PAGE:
Judge Frankel conceded, "This thought may proceed a small step beyond the lower-court precedents the Government cites." Id. He stated that it was "common" for courts to deny motions to quash indictments for failure to show actual prejudice resulting from pre-indictment publicity, and then cited cases which he thought "intimated" that a case of prosecution-inspired publicity might be different from other general pre-indictment publicity which was not government inspired, i.e., Silverthorne v. United States, 400 F.2d 627, 633-34 (9th Cir. 1968) (effect of pretrial publicity on petit jurors must be ascertained) (The relevant dicta in Silverthorne was relied upon by the First Circuit in United States v. Brien, 617 F.2d 299, 312-13 (1st Cir. 1980) for the proposition that a defendant is protected from any pretrial publicity taint of the Grand Jury by the burden-of-proof standards applicable at trial and by the unbiased deliberations of the petit jury); United States v. Nunan, 236 F.2d 576, 593 (2d Cir. 1956), cert. denied, 353 U.S. 912, 77 S. Ct. 661, 1 L. Ed. 2d 665 (1957) (affirming denial of motion to quash indictment and finding that Grand Jury's consideration of partially untrue pre-indictment publicity which induced the Grand Jury to investigate was consistent with Grand Jury's duty); and United States v. Kahaner, 204 F. Supp. 921, 922 (S.D.N.Y.1962) (discussed infra ). However, Judge Frankel's discussion played no part in his holding denying the defendants' motion. Defendant Sweig had presented to the court a large collection of newspaper stories which suggested that the sources were government personnel. Thereafter, affidavits were filed explicitly denying that the United States Attorney or his assistants had given out statements and the alleged information recounted by the press. The government admitted that an Assistant Attorney General in the Department of Justice had made a general statement in response to a press inquiry to the effect that Grand Juries were investigating the activities of one of the defendants. Despite this admission, Judge Frankel held that the defendant had failed to present a "concrete basis" for inferring that the government officials were responsible in any substantial degree for the generation of the pre-indictment publicity. The motion to dismiss the indictment was denied. Judge Frankel stated that it might be appropriate upon a post-trial motion to require a more precise record of the Assistant Attorney General's pre-indictment statement for appellate review. In addition, he stated that it might be appropriate to consider whether defendant should be permitted, post-trial, to review the Grand Jury minutes for the kind and amount of evidence which was before it and the relative impact of outside influences, should such a measure seem necessary and proper for purposes of appeal. Although he left open the possibility of post-trial attacks on the indictment due to alleged governmental misconduct in releasing prejudicial pre-indictment information, his opinion cannot reasonably be read as recognizing any right of a defendant to attack an anticipated indictment before it issues on the basis of pre-indictment publicity by the government.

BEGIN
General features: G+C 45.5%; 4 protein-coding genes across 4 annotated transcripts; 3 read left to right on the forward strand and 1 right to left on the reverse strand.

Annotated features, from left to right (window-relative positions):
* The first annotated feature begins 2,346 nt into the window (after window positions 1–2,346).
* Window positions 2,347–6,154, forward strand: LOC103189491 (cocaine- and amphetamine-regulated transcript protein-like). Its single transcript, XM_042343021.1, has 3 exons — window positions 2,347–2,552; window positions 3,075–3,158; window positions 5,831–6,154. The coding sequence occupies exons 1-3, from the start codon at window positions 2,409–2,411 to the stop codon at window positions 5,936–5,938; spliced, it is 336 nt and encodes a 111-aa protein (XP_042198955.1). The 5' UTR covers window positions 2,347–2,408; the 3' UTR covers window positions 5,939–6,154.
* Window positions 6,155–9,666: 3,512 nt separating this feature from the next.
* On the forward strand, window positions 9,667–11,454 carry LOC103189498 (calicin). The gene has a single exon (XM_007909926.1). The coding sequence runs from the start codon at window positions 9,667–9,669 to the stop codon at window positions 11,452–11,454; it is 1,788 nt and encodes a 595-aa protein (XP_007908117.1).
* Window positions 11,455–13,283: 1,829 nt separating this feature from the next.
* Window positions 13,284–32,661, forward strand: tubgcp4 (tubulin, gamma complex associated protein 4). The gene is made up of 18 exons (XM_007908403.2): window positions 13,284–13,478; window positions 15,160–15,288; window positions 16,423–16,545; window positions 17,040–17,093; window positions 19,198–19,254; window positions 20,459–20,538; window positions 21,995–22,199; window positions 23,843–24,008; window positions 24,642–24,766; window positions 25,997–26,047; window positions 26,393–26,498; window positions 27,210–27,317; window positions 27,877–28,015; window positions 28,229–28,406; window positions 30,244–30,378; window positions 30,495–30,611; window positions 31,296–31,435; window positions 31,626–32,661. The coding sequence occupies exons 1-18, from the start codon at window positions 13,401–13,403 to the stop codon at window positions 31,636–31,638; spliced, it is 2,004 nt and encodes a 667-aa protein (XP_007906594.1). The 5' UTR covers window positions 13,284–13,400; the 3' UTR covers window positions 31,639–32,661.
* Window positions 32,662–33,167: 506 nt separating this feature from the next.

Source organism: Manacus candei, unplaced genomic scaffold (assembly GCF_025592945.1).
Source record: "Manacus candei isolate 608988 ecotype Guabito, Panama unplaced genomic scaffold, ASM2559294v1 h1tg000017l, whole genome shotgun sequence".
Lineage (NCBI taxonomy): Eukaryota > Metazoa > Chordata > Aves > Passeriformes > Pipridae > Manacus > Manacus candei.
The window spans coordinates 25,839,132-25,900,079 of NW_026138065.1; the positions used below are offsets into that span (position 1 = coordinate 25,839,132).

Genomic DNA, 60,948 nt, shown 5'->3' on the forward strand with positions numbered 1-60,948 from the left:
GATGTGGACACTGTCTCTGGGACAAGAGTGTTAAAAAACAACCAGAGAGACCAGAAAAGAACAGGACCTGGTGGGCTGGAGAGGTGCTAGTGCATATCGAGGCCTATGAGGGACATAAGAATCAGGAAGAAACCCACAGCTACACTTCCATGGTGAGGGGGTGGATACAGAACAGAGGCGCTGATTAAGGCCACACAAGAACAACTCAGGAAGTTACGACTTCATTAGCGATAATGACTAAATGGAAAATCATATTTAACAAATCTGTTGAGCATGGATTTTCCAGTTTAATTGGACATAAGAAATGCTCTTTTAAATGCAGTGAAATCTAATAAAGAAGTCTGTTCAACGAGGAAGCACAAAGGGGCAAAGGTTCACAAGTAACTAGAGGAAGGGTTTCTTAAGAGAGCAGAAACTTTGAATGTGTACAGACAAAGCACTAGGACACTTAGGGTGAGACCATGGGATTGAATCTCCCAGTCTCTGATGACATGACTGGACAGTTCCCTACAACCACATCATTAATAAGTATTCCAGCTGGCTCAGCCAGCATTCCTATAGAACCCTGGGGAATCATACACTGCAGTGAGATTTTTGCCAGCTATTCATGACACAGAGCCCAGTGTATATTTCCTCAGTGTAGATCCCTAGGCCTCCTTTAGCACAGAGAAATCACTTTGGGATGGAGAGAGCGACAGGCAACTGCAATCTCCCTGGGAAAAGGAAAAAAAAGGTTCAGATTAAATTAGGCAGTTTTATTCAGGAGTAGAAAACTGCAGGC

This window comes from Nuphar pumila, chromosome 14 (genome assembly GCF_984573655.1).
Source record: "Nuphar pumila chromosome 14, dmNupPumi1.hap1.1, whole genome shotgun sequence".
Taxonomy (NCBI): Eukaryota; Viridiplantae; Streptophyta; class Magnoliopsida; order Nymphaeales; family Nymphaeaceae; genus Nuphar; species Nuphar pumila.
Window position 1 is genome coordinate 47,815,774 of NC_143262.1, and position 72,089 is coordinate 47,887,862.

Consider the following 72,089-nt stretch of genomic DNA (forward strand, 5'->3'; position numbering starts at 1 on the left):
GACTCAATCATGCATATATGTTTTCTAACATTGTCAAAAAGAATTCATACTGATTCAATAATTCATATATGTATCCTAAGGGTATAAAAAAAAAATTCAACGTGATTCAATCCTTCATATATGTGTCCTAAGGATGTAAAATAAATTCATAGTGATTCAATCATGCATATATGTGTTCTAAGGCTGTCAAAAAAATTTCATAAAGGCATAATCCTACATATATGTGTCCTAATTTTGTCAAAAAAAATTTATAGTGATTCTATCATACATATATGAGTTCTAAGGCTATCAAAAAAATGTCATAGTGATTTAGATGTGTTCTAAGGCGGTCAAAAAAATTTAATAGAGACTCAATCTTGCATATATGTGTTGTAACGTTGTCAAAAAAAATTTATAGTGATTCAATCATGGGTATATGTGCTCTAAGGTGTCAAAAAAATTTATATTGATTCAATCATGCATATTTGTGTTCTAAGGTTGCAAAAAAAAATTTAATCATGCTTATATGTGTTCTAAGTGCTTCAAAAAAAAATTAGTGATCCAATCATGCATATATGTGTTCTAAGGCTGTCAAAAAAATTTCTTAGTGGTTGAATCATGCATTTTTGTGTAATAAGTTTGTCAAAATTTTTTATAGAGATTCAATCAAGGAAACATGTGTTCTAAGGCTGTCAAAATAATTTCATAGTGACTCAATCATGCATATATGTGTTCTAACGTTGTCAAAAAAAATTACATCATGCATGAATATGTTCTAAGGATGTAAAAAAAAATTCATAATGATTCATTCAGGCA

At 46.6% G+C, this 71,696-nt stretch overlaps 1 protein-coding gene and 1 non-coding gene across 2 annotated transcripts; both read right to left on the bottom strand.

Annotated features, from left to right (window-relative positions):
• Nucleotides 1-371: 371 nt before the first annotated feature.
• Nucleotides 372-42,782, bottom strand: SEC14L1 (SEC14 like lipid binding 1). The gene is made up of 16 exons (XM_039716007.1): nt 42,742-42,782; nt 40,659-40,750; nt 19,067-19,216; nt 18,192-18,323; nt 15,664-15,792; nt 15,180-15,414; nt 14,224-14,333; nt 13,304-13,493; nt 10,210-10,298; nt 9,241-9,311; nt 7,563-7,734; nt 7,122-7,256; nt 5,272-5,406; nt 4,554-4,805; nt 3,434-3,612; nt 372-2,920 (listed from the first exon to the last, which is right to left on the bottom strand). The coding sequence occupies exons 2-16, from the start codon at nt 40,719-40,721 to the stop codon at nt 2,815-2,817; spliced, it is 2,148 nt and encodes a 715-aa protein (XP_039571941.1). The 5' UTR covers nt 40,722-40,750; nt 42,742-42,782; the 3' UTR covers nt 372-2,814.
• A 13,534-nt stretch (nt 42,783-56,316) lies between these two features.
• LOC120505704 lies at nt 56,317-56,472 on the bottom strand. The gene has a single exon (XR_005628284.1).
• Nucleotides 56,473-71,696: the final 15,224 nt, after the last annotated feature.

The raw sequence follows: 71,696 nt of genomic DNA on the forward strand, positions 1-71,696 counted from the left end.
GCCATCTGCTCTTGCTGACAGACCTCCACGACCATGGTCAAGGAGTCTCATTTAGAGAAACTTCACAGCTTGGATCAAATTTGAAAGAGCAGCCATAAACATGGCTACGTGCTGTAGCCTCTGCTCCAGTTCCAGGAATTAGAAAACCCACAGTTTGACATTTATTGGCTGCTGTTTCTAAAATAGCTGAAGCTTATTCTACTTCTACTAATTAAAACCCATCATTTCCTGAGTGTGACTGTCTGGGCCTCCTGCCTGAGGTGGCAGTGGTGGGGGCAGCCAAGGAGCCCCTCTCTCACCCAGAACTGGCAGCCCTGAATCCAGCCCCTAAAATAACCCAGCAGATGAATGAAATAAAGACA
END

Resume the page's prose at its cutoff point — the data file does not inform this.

Schwartz also relies on United States v. Dioguardi, 20 F.R.D. 33 (S.D.N.Y.1956), Beck v. United States, 298 F.2d 622 (9th Cir.), cert. denied, 370 U.S. 919, 82 S. Ct. 1558, 8 L. Ed. 2d 499 (1962), and United States v. Kahaner, 204 F. Supp. 921 (S.D.N.Y. 1962), aff'd, 317 F.2d 459 (2d Cir.), cert. denied, 375 U.S. 835 and 836, 84 S. Ct. 62 and 74, 11 L. Ed. 2d 65 (1963). These cases do not aid plaintiff but rather support the government's position. In each there was a post-indictment attack on the indictment during the course of the subsequent criminal proceeding. In each case, the respective defendants failed to meet their burden of showing that the Grand Jury deliberations had been affected by pre-indictment publicity to the extent that due process had been denied. This was so even though it was alleged that the pre-indictment publicity had been generated by the government itself. United States v. Kahaner, supra. Further, while recognizing the propriety of a post-indictment attack in certain instances, nowhere do those cases suggest that an attack should be allowed before an indictment issues.

 In Beck, supra, the Ninth Circuit found that vast quantities of media publicity were being disseminated about the defendant, a well-known labor figure, at the time the Grand Jury returned indictments. The defendant attacked those indictments as infringements of his asserted right to an unbiased Grand Jury. Following an in camera examination of the minutes of the Grand Jury, the trial court had found no evidence that the jury was prejudiced or that any member had been affected by the publicity. It ruled that a specific showing of prejudice was necessary and had not been made. The holding was affirmed. Nowhere did the court ...